Other Associations

In addition to shepherding into the 21st century and beyond, Ajith Balakrishnan has also assumed responsibility of many other entities. He is also a director of Rediffusion Holdings Private Limited, Rediffusion Dentsu Young & Rubicam Private Limited, Quintrol Technologies Private Limited, Rediff Holdings Inc., USA, India Abroad Publications, Inc., India In New York, Inc., India Abroad Publications (Canada) Inc., Inc USA and Value Communications Corporation. Mr. Balakrishnan is also Chairman of the Board of Governors of The Indian Institute of Management Calcutta and Chairman of the Working Group of Internet Governance set up by the Government of India.

@Path Breaker Award given in December 2000 by Dataquest.
*"Rediff Deal Ho Jaye! will help consumers discover new services and experiences in their city, such as restaurants, spas, hotels, healthcare, tattoos, hobby classes, adventure sports and other local attractions across 70 categories and at 30-60 per cent discounts, thus helping them make the most of their quality time with their family and friends."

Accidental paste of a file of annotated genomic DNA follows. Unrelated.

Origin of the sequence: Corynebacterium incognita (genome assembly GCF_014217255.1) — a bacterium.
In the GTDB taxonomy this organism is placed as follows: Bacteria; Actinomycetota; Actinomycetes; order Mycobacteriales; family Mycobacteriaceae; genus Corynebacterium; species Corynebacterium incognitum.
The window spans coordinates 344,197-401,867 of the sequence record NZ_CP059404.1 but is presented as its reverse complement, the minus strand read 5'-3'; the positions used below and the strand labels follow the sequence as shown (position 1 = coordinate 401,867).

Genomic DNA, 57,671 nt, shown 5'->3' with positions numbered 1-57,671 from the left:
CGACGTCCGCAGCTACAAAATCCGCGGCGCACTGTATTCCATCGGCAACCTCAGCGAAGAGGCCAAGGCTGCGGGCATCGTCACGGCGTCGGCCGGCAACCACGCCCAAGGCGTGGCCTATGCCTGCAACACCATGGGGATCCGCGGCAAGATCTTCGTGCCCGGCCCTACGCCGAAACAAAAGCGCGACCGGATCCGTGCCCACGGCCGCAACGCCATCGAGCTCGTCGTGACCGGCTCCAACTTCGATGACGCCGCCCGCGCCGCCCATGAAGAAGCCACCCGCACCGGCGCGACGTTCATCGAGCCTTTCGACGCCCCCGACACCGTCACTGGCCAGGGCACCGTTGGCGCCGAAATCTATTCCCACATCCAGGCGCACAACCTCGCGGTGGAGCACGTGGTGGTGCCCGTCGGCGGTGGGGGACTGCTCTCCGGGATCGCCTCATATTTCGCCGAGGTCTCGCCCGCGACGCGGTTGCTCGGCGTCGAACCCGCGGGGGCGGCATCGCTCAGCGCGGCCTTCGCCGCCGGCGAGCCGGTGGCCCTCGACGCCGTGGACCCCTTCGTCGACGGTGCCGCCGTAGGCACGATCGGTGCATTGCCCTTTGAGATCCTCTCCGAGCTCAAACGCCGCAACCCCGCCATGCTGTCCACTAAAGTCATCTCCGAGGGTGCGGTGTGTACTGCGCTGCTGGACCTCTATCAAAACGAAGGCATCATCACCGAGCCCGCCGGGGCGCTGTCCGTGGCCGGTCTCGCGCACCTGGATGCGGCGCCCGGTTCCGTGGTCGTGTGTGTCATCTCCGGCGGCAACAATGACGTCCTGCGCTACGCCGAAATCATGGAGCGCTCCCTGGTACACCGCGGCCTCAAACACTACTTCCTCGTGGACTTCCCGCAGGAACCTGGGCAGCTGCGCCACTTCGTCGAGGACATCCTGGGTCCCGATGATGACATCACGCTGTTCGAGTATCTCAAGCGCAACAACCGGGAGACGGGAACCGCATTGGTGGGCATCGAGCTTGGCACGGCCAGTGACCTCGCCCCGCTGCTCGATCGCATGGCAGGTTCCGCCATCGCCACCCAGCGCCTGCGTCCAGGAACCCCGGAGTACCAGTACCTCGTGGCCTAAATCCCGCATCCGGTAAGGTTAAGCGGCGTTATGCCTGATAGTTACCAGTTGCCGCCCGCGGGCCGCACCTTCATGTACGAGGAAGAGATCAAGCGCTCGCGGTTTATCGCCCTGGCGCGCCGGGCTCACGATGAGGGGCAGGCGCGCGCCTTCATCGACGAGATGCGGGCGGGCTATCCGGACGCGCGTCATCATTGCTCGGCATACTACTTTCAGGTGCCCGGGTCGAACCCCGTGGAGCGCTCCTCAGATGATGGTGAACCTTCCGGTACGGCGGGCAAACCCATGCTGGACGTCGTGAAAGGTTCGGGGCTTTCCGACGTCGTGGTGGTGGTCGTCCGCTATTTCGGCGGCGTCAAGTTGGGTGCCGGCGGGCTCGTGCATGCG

*"Education has become a branch of the real estate business. If I ask you to judge an institution, you'll look at the building and say it resembles an Ivy League institution, so it has to be a good college. So an unseen competition has developed among institutions to have better-looking buildings rather than focusing on pedagogy, which goes beyond faculty and teaching processes."
*"Learning happens when some new bit of information attaches itself to something you already know, through a process of scaffolding. So the leading edge educators are putting a PC or an iPad in front of a young person and interactively discovering what level he's at and incrementally building or adding to the scaffolding so you can learn at your own pace. This scaffolding is the most important thing - I wish I could take a year off and just do that - that would be a breakthrough."
*"I keep pointing out that in a country in which virtually anything be bought, you cannot buy an IIM or an Indian Institute of Technology (IIT) seat. The beauty of the system is that over time it has developed into a nice, obtuse structure, so that nobody can pressure you!"
*"Perverted and corrupt governance is deep in the DNA of India."
*"We believe that our recent growth is the result of the changes we implemented two quarters ago where we revamped our sales strategy for our online advertising businesses and focused investments on growth-driven programs, specifically related to our online shopping marketplace and internet based local TV advertising business."
*"I tell all my guys in the office to see this as running a marathon. The front runners are a million times our size. In a marathon, you don't run in front of the pack; you stay in the back and wait for your turn, otherwise you'll run out of steam." (On why he never explored selling
*"It is heartening that B-school students are looking at operations and sustainability issues and solving problems faced by the vast majority of Indians."
Hope viewers caught up the spark...